Cervical cancer

What is cervical cancer?

The cervix is ​​the lowest part of a woman’s uterus. Most of the uterus is located in the pelvis, but part of the cervix is ​​located in the vagina, where it connects the uterus to the vagina.

Cervical cancer develops when the cells of the cervix change in such a way that they begin to grow and multiply abnormally and invade other tissues and organs.

Like all types of carcinoma, cervical cancer is much more successfully treated if it is detected early and treated promptly.

Among the key characteristics of cervical carcinoma is its slow progression from normal cervical tissue through precancerous changes, a condition called dysplasia, to invasive carcinoma.

Slow progression with numerous pre-cancerous changes is very important because it provides opportunities for prevention, early detection through Pap tests – better known as pap smears and timely initiation of treatment.< /p>

Invasive carcinoma means that the malignancy affects longer layers of tissue on the cervix and can spread to other parts of the body.

In most cases, cervical cancer does not metastasize, but if not treated in time, it most often spreads to the lungs, liver, bladder, and vagina or rectum.

What are the symptoms of cervical cancer?

As with most cancers, cervical cancer may not cause any symptoms until it has progressed to a life-threatening stage.

  • Even in a very advanced stage, cervical carcinoma does not cause pain.
  • The most characteristic symptom is frequent vaginal bleeding. This bleeding is different from menstruation.
  • Cervical cancer may also cause abnormal vaginal discharge.

What are the causes?

Cervical cancer begins with abnormal changes in the cervical tissue. Infection with human papilloma virus-HPV is the cause of almost all types of cervical carcinoma.

Other risk factors are – early initiation of sexual contacts, multiple sexual partners, smoking, HIV infection and a weakened immune system, as well as the use of oral contraceptives – birth control pills.

Cervical cancer treatment

If the disease is detected at an early stage, treatment is aimed at preventing precancerous cells from becoming cancerous.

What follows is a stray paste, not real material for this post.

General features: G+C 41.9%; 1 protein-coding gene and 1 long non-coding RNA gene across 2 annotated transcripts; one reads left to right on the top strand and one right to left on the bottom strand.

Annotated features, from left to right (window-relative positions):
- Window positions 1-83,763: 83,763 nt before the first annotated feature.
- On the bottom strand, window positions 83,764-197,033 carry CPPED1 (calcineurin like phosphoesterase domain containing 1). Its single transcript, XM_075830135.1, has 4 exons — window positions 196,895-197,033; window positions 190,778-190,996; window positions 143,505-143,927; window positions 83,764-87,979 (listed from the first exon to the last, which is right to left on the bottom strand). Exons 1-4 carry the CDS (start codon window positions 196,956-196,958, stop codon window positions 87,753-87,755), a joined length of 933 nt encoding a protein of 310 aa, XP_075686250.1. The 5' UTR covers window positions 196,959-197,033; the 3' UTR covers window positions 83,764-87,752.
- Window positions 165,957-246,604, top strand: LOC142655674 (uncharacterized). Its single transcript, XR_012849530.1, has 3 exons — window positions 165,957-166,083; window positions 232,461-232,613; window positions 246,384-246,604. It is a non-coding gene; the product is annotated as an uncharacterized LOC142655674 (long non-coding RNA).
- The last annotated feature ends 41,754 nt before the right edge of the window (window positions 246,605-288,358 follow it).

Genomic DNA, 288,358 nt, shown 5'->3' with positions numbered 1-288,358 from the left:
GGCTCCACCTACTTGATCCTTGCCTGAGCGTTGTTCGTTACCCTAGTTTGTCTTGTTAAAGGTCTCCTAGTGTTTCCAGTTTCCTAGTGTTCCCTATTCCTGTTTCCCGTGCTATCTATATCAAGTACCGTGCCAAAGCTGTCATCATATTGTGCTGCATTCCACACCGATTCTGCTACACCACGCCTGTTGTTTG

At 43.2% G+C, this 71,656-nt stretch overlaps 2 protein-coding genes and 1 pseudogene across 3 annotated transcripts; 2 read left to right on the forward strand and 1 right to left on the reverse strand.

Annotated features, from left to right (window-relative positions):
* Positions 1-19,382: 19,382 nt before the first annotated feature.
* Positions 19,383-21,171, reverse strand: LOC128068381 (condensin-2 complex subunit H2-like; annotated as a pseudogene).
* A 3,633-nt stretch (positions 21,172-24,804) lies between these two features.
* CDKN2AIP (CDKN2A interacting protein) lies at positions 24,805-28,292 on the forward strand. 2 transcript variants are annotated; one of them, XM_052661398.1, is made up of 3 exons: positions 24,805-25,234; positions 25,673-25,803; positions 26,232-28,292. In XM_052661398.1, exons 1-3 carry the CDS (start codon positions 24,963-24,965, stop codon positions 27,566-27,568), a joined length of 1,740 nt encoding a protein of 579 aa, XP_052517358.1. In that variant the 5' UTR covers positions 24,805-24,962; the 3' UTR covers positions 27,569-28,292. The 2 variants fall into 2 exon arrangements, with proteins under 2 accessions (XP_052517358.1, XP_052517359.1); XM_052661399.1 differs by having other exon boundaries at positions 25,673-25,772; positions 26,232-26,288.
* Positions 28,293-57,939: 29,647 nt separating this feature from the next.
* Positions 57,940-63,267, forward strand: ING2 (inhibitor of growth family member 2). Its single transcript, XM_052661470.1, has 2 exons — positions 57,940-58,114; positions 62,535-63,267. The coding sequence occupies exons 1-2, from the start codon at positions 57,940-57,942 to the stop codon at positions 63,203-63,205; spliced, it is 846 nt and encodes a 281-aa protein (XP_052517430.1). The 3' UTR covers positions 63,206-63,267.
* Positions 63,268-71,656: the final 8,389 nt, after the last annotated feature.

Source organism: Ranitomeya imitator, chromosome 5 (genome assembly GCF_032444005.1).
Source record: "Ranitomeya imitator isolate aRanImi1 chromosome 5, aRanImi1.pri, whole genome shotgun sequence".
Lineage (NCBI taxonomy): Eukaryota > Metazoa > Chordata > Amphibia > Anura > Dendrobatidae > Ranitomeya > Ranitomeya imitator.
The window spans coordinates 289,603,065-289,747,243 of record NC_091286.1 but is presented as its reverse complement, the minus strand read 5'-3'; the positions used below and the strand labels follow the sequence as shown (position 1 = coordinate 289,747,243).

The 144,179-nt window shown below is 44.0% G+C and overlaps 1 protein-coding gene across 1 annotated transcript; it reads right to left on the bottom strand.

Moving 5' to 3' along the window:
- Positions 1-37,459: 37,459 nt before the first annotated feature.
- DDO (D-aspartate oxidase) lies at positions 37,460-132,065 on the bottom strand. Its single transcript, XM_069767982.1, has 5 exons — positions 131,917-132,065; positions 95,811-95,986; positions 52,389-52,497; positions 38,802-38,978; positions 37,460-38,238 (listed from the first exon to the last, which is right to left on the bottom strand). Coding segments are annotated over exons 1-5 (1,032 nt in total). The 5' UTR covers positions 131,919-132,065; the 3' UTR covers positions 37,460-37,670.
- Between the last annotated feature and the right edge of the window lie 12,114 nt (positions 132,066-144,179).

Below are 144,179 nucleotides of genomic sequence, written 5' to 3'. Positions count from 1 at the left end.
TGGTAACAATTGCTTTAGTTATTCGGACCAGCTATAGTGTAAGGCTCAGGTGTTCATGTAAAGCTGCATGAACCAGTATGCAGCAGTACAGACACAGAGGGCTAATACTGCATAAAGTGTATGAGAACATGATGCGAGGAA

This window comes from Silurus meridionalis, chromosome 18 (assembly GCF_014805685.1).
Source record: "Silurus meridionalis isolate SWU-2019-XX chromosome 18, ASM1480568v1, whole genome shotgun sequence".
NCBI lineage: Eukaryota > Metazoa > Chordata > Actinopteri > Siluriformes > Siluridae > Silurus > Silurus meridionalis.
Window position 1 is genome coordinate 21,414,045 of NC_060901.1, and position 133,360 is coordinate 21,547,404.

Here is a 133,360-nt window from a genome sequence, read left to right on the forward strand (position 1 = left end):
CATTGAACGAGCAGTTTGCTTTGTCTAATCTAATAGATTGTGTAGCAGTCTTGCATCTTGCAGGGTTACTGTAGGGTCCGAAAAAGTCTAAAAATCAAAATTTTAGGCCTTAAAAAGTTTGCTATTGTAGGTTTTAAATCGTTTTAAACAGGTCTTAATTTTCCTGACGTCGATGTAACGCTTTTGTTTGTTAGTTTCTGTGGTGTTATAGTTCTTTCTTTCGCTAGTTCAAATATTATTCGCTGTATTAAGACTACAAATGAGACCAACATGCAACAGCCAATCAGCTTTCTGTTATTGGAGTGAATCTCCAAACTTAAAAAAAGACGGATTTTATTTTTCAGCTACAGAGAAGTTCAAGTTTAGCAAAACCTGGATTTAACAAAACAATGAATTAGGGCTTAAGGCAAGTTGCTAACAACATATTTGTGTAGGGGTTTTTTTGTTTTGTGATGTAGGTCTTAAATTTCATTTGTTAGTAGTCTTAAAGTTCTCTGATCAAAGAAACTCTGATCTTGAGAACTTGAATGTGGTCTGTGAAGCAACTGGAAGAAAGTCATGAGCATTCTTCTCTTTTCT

This is usually a gradual process of removing cells or tissue to diagnose the cancer and to find out how far it has spread.

If the deeper cells that are removed by biopsy are normal, no further treatment may be needed.

If the deepest cells that are removed in the biopsy are cancerous or have precancerous changes, this means that the cancer has spread deeper into the tissue. In these cases, the treatment continues with the removal of additional tissues.

As these extra tissues have been removed, they are again examined for dysplastic changes to ensure the doctor that all precancerous and cancerous cells have been removed from the body or are otherwise destroyed.

How to protect ourselves?

  • Regular gynecological examinations: One of the most important ways of early detection and prevention of cervical cancer is regular gynecological examination. Women should consult a gynecologist or obstetrician-gynecologist for regular checkups and PAP tests. This screening can help detect changes in the cervix that may be precancerous and easily treatable.
  • HPV Vaccination: HPV is the main viral agent, associated with cervical cancer. HPV vaccination can provide protection against some of the main types of HPV that cause cervical cancer. This vaccination is usually offered to young girls and boys before they become sexually active, but may be given at a later age.
  • Sexual Protection: Using condoms timing of sexual contact can reduce the risk of contracting HPV and other sexually transmitted infections. Although condoms do not guarantee 100% protection, they are an important way to protect against both cervical cancer and other diseases.
  • Limiting the number of sexual partners: Most partners increase the risk of HPV infection. Limiting the number of sexual partners and avoiding partners at high risk for HPV can help reduce the risk.
  • Cigarette cessation: As with many other cancers, smoking increases the risk of developing cervical cancer. Quitting smoking or never starting to smoke can have a positive effect on your health and your risk of cancer.
  • Healthy Lifestyle: Maintaining a healthy lifestyle with proper nutrition, regular physical activity and avoiding stressful situations can strengthen the immune system and help the body fight infections, including HPV.

These preventive measures are key to staying healthy of women and reducing the risk of this type of cancer.

It is important to consult your doctor or gynecologist to get detailed information and advice specific to your situation.

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